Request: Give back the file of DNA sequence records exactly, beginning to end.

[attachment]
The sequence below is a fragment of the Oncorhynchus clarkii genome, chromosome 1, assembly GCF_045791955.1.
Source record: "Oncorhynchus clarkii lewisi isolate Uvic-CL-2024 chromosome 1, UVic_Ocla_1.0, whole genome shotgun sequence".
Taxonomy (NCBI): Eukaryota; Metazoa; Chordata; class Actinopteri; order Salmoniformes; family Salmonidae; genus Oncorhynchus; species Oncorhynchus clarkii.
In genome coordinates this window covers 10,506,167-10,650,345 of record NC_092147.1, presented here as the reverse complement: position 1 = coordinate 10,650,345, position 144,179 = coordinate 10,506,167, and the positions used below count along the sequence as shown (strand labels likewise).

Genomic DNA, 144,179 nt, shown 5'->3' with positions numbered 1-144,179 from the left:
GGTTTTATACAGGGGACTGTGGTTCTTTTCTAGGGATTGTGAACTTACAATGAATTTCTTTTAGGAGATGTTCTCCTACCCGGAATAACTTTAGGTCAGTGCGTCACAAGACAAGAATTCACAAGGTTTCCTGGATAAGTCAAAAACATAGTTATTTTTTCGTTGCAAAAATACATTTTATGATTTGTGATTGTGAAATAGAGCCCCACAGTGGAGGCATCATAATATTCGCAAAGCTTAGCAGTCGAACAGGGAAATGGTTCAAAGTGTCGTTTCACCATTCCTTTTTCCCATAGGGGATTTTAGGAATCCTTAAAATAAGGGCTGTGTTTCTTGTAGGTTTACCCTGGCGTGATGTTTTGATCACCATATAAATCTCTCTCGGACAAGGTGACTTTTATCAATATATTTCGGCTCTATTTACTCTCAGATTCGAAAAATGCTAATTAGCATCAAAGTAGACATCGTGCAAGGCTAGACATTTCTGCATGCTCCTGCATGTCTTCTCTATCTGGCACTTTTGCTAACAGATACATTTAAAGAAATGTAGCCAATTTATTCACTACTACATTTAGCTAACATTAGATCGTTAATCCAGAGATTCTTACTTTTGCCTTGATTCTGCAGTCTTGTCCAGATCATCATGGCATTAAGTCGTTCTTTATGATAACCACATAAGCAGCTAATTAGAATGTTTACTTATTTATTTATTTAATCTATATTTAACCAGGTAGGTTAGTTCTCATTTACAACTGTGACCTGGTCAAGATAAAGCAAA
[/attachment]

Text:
The sequence below is a fragment of the Oncorhynchus clarkii genome, chromosome 1, assembly GCF_045791955.1.
Source record: "Oncorhynchus clarkii lewisi isolate Uvic-CL-2024 chromosome 1, UVic_Ocla_1.0, whole genome shotgun sequence".
Taxonomy (NCBI): Eukaryota; Metazoa; Chordata; class Actinopteri; order Salmoniformes; family Salmonidae; genus Oncorhynchus; species Oncorhynchus clarkii.
In genome coordinates this window covers 10,506,167-10,650,345 of record NC_092147.1, presented here as the reverse complement: position 1 = coordinate 10,650,345, position 144,179 = coordinate 10,506,167, and the positions used below count along the sequence as shown (strand labels likewise).

Genomic DNA, 144,179 nt, shown 5'->3' with positions numbered 1-144,179 from the left:
GGTTTTATACAGGGGACTGTGGTTCTTTTCTAGGGATTGTGAACTTACAATGAATTTCTTTTAGGAGATGTTCTCCTACCCGGAATAACTTTAGGTCAGTGCGTCACAAGACAAGAATTCACAAGGTTTCCTGGATAAGTCAAAAACATAGTTATTTTTTCGTTGCAAAAATACATTTTATGATTTGTGATTGTGAAATAGAGCCCCACAGTGGAGGCATCATAATATTCGCAAAGCTTAGCAGTCGAACAGGGAAATGGTTCAAAGTGTCGTTTCACCATTCCTTTTTCCCATAGGGGATTTTAGGAATCCTTAAAATAAGGGCTGTGTTTCTTGTAGGTTTACCCTGGCGTGATGTTTTGATCACCATATAAATCTCTCTCGGACAAGGTGACTTTTATCAATATATTTCGGCTCTATTTACTCTCAGATTCGAAAAATGCTAATTAGCATCAAAGTAGACATCGTGCAAGGCTAGACATTTCTGCATGCTCCTGCATGTCTTCTCTATCTGGCACTTTTGCTAACAGATACATTTAAAGAAATGTAGCCAATTTATTCACTACTACATTTAGCTAACATTAGATCGTTAATCCAGAGATTCTTACTTTTGCCTTGATTCTGCAGTCTTGTCCAGATCATCATGGCATTAAGTCGTTCTTTATGATAACCACATAAGCAGCTAATTAGAATGTTTACTTATTTATTTATTTAATCTATATTTAACCAGGTAGGTTAGTTCTCATTTACAACTGTGACCTGGTCAAGATAAAGCAAA